The most important job parents have is to pass basic virtues on to their children, and this invaluable book is designed to help make that job a little easier. Compiled by The Virtues Project, an international organization dedicated to inspiring spiritual growth in young and old alike, this multicultural, interfaith handbook shows parents and teachers how to turn words into actions and ideals into realities.
Drawn from the world’s religions, the 52 virtues included here—one for each week of the year—nurture togetherness in family life. The simple strategies, which explain what a virtue is, how to practice it, and signs of success, will engage children of all ages in an exciting process of growth and discovery. This important book shows you how to:
• Learn the language of integrity and self-esteem
• Understand the five roles parents play
• Discover ways to introduce sacred time into family life
• Help children make moral choices
The Family Virtues Guide gives adults and children the tools for spiritual and moral growth. Join the thousands of families discovering simple practices for bringing out the best in each other by sharing The Family Virtues Guide.
|Publisher:||Penguin Publishing Group|
|Product dimensions:||7.25(w) x 9.16(h) x 0.85(d)|
|Age Range:||18 Years|
About the Author
Table of ContentsThe Family Virtues GuidePreface
Introduction: How to Use The Family Virtues Guide
Chapter 1. Who Are Our Children, Really?
The Spiritual Nature of Children
The Longing for Mastery and Meaning
What Kids Are
What Kids Are Not
The Oppositis Trap
The "Chip Off the Old Block" Syndrome
Isn't Love Enough?
Chapter 2. What's a Parent to Do?
Parenting Principles and Practices in the Virtues Project
Parent as Educator
Strategy 1. Recognize Teachable Moments
From Shaming to Naming
Use Virtues, Not Labels
Change Enabling to Empowering
Avoid the Abuse of Guilt
What If Your Child Does Something Really Terrible?
Be a Teacher, Not a Preacher
Strategy 2. Speak the Language of the Virtues
Tap the Power of Language to Shape Culture
Tap the Power of Language to Transform
Use Virtues to Acknowledge
Use Virtues to Correct
Name the Act, Not the Actor
Be Specific and Accurate
Parent as Authority
Strategy 3. Set Clear Boundaries
An Educative Model of Authority
Give Children R&R: Routines and Rituals
Ten Guidelines for Establishing Family Ground Rules
Give Choices Within Boundaries
Set Boundaries When Virtues Are Violated
Set Boundaries to Prepare Children for New Situations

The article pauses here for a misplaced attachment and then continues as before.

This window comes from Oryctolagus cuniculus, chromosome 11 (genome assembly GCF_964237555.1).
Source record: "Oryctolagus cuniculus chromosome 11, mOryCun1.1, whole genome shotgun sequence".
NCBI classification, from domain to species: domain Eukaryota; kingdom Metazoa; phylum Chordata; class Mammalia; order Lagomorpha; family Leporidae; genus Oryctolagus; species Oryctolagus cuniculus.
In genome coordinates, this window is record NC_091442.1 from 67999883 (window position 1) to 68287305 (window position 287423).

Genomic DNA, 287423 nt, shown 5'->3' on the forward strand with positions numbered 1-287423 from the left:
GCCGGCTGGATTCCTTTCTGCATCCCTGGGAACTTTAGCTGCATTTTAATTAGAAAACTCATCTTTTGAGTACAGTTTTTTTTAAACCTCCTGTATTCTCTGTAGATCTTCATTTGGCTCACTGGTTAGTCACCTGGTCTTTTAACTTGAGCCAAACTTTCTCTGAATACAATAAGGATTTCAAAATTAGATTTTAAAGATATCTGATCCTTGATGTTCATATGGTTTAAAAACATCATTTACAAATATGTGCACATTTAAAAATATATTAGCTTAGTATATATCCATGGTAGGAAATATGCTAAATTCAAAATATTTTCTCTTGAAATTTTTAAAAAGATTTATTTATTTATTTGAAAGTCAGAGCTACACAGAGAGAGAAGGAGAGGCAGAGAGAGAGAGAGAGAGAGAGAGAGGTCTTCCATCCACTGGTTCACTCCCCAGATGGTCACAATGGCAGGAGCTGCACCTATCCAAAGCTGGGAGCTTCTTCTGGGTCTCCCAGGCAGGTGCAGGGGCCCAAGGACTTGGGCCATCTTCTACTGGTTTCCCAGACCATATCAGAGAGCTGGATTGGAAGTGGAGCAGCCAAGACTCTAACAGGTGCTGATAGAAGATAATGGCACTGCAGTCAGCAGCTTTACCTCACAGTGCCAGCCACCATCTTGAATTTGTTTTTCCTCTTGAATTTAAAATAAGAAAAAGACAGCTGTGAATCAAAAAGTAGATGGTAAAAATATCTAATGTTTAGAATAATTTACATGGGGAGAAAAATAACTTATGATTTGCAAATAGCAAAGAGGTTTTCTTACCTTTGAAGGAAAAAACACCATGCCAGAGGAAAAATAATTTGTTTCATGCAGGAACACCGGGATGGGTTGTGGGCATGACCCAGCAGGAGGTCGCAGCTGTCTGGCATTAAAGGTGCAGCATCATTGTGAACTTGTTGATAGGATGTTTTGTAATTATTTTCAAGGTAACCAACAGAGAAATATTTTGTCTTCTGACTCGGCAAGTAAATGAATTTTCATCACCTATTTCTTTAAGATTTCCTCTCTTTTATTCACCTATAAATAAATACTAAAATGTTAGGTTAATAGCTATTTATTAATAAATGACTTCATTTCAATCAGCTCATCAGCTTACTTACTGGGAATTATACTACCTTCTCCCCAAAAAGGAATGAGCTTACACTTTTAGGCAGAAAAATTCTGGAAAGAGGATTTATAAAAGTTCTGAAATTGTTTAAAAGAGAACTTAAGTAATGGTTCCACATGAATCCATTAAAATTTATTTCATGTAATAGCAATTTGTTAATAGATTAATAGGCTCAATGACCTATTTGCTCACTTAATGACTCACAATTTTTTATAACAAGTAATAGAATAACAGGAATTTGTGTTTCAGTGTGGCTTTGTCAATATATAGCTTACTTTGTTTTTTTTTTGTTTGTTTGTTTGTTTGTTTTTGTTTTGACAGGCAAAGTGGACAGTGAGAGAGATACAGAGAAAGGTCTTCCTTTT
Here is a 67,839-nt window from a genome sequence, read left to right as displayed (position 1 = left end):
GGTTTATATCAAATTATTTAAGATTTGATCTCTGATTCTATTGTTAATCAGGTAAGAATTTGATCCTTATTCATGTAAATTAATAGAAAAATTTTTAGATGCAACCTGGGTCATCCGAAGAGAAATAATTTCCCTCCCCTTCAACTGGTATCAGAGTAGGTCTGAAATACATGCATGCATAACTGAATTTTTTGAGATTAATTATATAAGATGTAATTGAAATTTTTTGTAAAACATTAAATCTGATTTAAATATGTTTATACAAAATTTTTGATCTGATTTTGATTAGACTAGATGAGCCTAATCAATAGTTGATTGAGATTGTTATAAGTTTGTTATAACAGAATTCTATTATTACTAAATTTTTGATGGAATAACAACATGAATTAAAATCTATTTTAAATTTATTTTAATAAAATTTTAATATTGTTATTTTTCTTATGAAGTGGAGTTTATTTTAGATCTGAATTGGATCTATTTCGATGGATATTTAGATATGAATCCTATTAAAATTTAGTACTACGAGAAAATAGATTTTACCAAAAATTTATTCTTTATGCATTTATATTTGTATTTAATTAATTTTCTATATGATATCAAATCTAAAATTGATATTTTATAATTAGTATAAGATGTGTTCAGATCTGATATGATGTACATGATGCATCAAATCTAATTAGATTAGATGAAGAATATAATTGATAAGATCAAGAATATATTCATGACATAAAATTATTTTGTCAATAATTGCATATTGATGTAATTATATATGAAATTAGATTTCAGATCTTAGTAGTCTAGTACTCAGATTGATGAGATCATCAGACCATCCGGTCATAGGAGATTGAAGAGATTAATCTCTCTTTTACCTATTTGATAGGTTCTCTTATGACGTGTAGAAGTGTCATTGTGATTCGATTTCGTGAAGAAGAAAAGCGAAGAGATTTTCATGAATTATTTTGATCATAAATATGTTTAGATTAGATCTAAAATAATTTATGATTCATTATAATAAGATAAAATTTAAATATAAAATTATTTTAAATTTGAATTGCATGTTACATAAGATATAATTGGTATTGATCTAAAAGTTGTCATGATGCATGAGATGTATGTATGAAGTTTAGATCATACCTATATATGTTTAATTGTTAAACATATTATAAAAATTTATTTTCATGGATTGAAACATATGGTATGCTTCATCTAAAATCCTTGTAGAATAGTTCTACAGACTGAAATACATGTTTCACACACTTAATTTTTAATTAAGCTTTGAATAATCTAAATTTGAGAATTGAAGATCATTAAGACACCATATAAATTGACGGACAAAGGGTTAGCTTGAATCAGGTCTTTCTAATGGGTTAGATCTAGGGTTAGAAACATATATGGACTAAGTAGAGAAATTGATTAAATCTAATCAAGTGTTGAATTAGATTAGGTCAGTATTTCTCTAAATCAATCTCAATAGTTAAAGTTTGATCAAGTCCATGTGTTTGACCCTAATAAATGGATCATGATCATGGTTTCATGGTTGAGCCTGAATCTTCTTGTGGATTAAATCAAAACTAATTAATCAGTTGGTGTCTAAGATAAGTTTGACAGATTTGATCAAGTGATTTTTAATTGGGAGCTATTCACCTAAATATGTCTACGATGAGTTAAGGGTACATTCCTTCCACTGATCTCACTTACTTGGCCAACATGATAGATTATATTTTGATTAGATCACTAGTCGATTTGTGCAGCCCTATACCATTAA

Four Principles of Discipline
Parent as Guide
Strategy 4. Honor the Spirit
Share Your Skills
Share Your Family Stories
Create Routines of Reverence
Mark Special Times with Special Rituals
What About God?
Parent as Counselor
Strategy 5. Offer the Art of Spiritual Companioning
What About Feelings?
Help Children to Make Moral Choices
Open the Door
Offer Receptive Silence
Ask Cup-Emptying Questions
Focus on Sensory Cues
Ask Virtues-Reflection Questions
Ask Closure and Integration Questions
Offer Virtues Acknowledgments
Chapter 3. How To Apply the Virtues Family Guide in Your Family
Introducing the Virtues Project to Your Children
Suggestions for Getting Started
Set a Time to Meet
Open with Something Simple and Reverent
Describe the Family Virtues Guide
Choose a Virtue to Practice This Week
How to Hold a Family Virtues Meeting
Balance Creativity and Order
A Sample Agenda
Keep It Positive
Keep It Simple and Sacred
Practice Reverence with a Sharing Circle
Apply Creativity and Joyfulness
Review the New Virtue of the Week
Create Peacefulness with a Closing Ritual
Act with Tact
Virtues: The Gifts Within
Appendix A. Discussion Exercises
Discussion Exercise 1: Oppositis - "It Doesn't Matter."
Discussion Exercise 2: From Shaming to Naming
Discussion Exercise 3: Recognize Teachable Moments
Discussion Exercise 4: Ready or Not
Discussion Exercise 5: Virtues Acknowledgments
Discussion Exercise 6: Virtues Corrections
Discussion Exercise 7: The Power of Consistency
Discussion Exercise 8: What Difference Can a Ground Rule Make?
Discussion Exercise 9: Give Choices within Boundaries
Discussion Exercise 10: What's Wrong with This Picture?
Discussion Exercise 11: A Family Values History
Discussion Exercise 12: A Confidence History
Discussion Exercise 13: Spiritual Companioning with Children
Appendix B. The Dos and Dont's of Bringing Out the Best in Our Children and Ourselves
Appendix C. How to Make a Virtues Tree Felt Board
Appendix D. Programs and Materials of the Virtues Project; World Wide Web Site
About the Authors
Most Helpful Customer Reviews
You want to share with your children the values that you have learned or were taught. I found it very difficult to talk to my young children about the essential but abstract virtues of truth, the differences between kindness and courtesy and others. This wonderful book gives you clear descriptions, examples, ways to tell when you are doing it. I cannot describe how useful and uplifting it was to share these virtues with my son. We both grew in the process.
We use this book not only for the children, but for the whole family. We concentrate on one virtue a week, not forgetting the virtues we've done the previous weeks. We focus more now positively than negatively on bad behavior, I hope, and don't get into the name-calling and shaming. I think it's an excellent book.